- All indications are that Cyril Ramaphosa will resign as state president in the next couple of hours.
- Ramaphosa is also expected to resign as ANC leader and will withdraw from contesting the elective conference at Nasrec.
- This comes after a Section 89 panel found Ramaphosa may have contravened the Constitution and anti-corruption laws with his dealings at Phala Phala.
President Cyril Ramaphosa has lost the political support of the ANC and is "very likely" to announce his resignation as head of state in the next few hours.
Ramaphosa will also resign as president of the ANC and will pull out of the race to be re-elected in just over two weeks' time at Nasrec.
In accordance with the Constitution, Deputy President David Mabuza, a former premier of Mpumalanga, will step in as acting president until Parliament votes for a new president.
It is expected that whoever is elected as the next ANC president mid-December will be sworn in as state president at a special sitting of Parliament at the end of the month.
The DA has tabled a motion, arguing for Parliament to be dissolved and for an early election to be held next year.
News24 has spoken to a range of senior politicians and civil servants close to the president's decision, that is likely to trigger a credibility crisis for South Africa.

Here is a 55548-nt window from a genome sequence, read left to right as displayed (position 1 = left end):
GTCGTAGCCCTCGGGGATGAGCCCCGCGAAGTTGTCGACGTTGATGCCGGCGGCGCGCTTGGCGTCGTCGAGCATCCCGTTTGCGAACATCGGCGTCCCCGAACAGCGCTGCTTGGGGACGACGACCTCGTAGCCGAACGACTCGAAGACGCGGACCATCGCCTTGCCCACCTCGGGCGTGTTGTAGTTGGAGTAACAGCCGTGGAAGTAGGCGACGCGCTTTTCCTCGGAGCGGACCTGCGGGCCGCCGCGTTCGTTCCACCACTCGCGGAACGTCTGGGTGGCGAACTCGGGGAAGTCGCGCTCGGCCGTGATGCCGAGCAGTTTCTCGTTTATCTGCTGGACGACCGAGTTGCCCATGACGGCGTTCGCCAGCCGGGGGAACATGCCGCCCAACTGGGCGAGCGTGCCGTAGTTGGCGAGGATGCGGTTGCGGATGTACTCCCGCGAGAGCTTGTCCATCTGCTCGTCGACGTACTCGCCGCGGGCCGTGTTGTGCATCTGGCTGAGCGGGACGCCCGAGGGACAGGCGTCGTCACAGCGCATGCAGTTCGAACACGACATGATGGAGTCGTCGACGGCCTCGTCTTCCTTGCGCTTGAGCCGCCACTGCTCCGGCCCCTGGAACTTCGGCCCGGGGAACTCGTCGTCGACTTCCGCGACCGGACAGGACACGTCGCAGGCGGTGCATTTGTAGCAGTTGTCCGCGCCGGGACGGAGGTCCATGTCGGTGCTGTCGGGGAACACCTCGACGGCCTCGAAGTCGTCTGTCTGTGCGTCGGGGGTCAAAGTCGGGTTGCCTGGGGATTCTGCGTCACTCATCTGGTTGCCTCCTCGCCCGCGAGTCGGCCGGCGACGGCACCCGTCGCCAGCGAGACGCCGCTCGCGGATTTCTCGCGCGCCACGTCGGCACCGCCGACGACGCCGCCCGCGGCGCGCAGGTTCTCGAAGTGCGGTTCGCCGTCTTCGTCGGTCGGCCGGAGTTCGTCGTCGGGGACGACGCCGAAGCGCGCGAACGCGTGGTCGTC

A source close to talks said Ramaphosa did not have to be convinced of the case to resign. The insider said Ramaphosa argued that it was in the best interest of the stability of the country for him to quit.
"There is nothing we can do now," the source said.
Vincent Magwenya, Ramaphosa's spokesperson, said the president would address the nation "soon". He said the president was still considering his options.
"The primary concern in the president's mind is the stability of the government and the country."
Ramaphosa has run out of options after a Section 89 panel, headed by former chief justice Sandile Ngcobo, found that he may have violated the Constitution and anti-corruption laws in his Phala Phala game farm dealings.
News24 understands the president's legal advisors told him that, although they took the view that the Ngcobo report was "full of contradictions, flaws and mistakes", chances of successfully challenging it in court was not guaranteed.
"Which court will rule that a report by a former chief justice is irrational?" one source said.
Ramaphosa also does not want to put himself through a "public trial" in Parliament, in an impeachment hearing, while he was the one who suspended Busisiwe Mkhwebane, the Public Protector, to face a similar process.
Ramaphosa is a multi-billionaire who built his fortune outside of politics before being plucked back into the ANC's fold as former president Jacob Zuma's deputy in 2012.
He has served as deputy president and president of the country for a decade, and oversaw the "reform" agenda in the country to restore institutions and state-owned enterprises that were plundered during the so-called "lost decade" under Zuma.